Ohioans overwhelmingly want candidates for the state’s top political posts to face off in one-on-one debates, according to a new USA TODAY Network/Suffolk University poll.
About 84% of likely Ohio voters said candidates for Ohio governor and U.S. Senate should debate each other. Only 10% said they should not debate, according to the new poll, which has a margin of error of plus or minus 4.4 percentage points.
Strong support for debates spanned across age, gender and political party, according to the new poll.
U.S. Senate hopefuls J.D. Vance and Tim Ryan are expected to debate, but they haven’t yet agreed to the same time and place.
In contrast, Ohio Gov. Mike DeWine has all but said he won’t debate Democratic challenger Nan Whaley, a former Dayton mayor.
DeWine leads Whaley in polling, fundraising and name recognition. The USA TODAY Network/Suffolk poll has DeWine leading Whaley, 53.8% to 39.2%. DeWine, a longtime Republican politician, argues that Ohioans already know where he stands on key issues from the economy to guns and abortion.
“Throughout the fall, Governor DeWine and his opponent will have ample opportunity to outline their very different records and visions for Ohio,” DeWine spokeswoman Tricia McLaughlin said. She was referring to forums, where candidates don’t appear on the same stage at the same time. “Transparency and accessibility to leadership matters, which is why Mike DeWine has held more statewide television addresses and press conferences than any governor in Ohio history.”
Whaley contends that debates are a key way voters use to compare and contrast the candidates.
“We disagree on a lot, but I thought at least he believed in democracy and when you don’t debate, that is really anti-democratic,” Whaley said during a news conference announcing her plan to spend $65 million in state and federal money to create 17,000 union construction jobs.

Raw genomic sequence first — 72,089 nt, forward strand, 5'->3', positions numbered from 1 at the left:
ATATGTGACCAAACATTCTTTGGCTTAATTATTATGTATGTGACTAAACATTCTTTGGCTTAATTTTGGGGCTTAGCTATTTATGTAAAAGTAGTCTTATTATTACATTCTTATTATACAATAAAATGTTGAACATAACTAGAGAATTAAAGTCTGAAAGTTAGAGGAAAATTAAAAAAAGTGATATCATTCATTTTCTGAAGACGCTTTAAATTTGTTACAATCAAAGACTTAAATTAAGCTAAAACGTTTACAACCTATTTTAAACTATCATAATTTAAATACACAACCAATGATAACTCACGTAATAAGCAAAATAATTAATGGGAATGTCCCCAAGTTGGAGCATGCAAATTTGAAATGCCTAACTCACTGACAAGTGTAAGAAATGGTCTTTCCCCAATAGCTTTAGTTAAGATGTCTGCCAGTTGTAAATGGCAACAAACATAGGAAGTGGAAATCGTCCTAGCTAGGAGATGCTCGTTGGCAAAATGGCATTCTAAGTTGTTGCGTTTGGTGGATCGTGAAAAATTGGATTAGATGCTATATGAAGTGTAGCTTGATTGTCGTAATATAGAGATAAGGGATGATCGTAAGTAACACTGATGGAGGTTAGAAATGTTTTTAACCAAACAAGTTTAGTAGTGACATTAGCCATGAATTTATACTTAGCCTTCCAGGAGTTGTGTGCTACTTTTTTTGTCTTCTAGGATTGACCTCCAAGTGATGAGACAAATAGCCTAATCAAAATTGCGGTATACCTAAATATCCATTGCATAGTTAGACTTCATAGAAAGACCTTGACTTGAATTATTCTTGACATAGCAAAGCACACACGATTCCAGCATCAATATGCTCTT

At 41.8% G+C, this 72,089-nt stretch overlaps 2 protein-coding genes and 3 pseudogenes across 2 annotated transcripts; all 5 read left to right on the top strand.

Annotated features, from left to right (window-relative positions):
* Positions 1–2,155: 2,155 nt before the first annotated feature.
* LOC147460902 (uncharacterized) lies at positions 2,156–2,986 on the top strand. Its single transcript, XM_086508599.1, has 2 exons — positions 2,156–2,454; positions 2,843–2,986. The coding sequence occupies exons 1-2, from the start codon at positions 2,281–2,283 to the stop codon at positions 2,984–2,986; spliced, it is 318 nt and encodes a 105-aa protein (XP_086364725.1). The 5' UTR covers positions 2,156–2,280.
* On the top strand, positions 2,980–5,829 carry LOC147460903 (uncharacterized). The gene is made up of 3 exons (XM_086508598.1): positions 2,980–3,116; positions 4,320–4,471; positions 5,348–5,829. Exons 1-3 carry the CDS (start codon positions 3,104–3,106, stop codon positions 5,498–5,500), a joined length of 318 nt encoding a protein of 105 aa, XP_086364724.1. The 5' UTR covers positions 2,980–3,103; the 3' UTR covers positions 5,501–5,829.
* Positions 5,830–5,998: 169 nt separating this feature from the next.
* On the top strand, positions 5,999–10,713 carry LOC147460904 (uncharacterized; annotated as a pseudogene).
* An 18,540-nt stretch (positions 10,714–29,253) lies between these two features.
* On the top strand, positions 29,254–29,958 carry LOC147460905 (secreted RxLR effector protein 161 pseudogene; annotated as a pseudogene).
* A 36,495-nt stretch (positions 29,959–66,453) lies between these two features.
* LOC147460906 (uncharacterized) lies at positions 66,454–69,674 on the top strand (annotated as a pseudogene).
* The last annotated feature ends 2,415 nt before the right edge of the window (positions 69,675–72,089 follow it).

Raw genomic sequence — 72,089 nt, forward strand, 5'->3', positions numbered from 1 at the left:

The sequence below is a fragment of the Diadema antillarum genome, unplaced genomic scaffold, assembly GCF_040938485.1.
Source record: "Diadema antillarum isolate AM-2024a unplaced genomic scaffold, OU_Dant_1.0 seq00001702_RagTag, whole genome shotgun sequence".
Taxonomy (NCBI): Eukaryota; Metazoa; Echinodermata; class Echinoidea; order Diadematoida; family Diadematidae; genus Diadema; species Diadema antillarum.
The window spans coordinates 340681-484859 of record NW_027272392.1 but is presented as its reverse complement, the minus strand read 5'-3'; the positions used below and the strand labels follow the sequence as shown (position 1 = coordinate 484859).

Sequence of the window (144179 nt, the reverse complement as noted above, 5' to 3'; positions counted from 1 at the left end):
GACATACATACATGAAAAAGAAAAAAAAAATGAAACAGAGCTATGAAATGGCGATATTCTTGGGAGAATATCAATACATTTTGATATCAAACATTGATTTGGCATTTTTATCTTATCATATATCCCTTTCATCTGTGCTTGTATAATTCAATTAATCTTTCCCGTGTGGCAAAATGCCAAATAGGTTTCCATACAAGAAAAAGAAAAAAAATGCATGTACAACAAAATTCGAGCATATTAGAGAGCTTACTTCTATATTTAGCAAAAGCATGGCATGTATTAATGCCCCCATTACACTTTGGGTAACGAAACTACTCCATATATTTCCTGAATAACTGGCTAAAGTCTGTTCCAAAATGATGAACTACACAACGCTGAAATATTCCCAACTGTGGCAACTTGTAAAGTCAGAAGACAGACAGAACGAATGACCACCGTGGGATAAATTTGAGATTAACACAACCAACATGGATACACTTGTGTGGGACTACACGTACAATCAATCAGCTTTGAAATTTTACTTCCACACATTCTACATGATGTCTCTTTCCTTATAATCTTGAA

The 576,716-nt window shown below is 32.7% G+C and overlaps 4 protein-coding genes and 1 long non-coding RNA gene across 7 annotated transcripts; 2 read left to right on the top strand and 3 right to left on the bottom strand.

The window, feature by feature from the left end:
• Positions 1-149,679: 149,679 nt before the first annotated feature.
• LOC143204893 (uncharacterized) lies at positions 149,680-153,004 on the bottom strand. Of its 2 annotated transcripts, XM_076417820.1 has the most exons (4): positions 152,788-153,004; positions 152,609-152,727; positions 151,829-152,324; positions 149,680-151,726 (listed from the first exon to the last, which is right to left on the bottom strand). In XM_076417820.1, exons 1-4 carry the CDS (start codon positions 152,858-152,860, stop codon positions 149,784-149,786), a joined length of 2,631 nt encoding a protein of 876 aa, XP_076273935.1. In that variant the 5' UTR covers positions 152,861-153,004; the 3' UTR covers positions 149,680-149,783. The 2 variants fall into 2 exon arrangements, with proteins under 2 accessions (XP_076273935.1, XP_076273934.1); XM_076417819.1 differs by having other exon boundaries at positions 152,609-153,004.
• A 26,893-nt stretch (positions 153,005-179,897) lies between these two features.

Is debate ducking a political liability?
But even if Ohioans want debates, will they punish a candidate for not doing one? Probably not.
“Debating is seen as a norm in politics, something that’s supposed to happen,” said Kyle Kondik, managing editor of Sabato’s Crystal Ball, the University of Virginia Center for Politics. “I don’t necessarily know if candidates pay a price for ducking debates.”
Former Gov. John Kasich, a Republican, broke recent precedent when he refused to debate his Democratic challenger − the beleaguered Cuyahoga County executive Ed FitzGerald − in 2014. Kasich’s refusal didn’t hurt his reelection bid; He went on to win 86 of 88 counties.
Prior to that, Republican Gov. Jim Rhodes refused to debate Democratic Lt. Gov. Richard Celeste during the 1978 campaign. Rhodes narrowly won his fourth reelection bid.
DeWine has a long history of facing off with his Democratic opponents from then-Sen. John Glenn to ex-state Attorney General Rich Cordray. DeWine took part in debates in all of his races for the U.S. Senate. However, DeWine did refuse to debate Democratic attorney general candidate David Pepper in 2014 and skipped debates with fellow Republicans earlier this year.
“In the ideal world, there would be debates with both candidates appearing on the same stage, answering the same questions,” so Ohioans could compare and contrast their ideas,” said Herb Asher, a professor emeritus of political science at Ohio State University. “But we don’t live in the ideal world.”
For DeWine, there could be more risk than reward, Asher said. Whaley would try to hammer DeWine over his signature on Ohio’s six-week abortion ban, the scandal-ridden nuclear bailout in House Bill 6 and the lack of action on gun reform since the Dayton mass shooting in 2019.
“The risks might be there if he had a bad evening,” Asher said. “Sometimes the refusal to debate can be used against you, but that doesn’t happen that often.”
Jessie Balmert is a reporter for the USA TODAY Network Ohio Bureau, which serves the Akron Beacon Journal, Cincinnati Enquirer, Columbus Dispatch and 18 other affiliated news organizations across Ohio.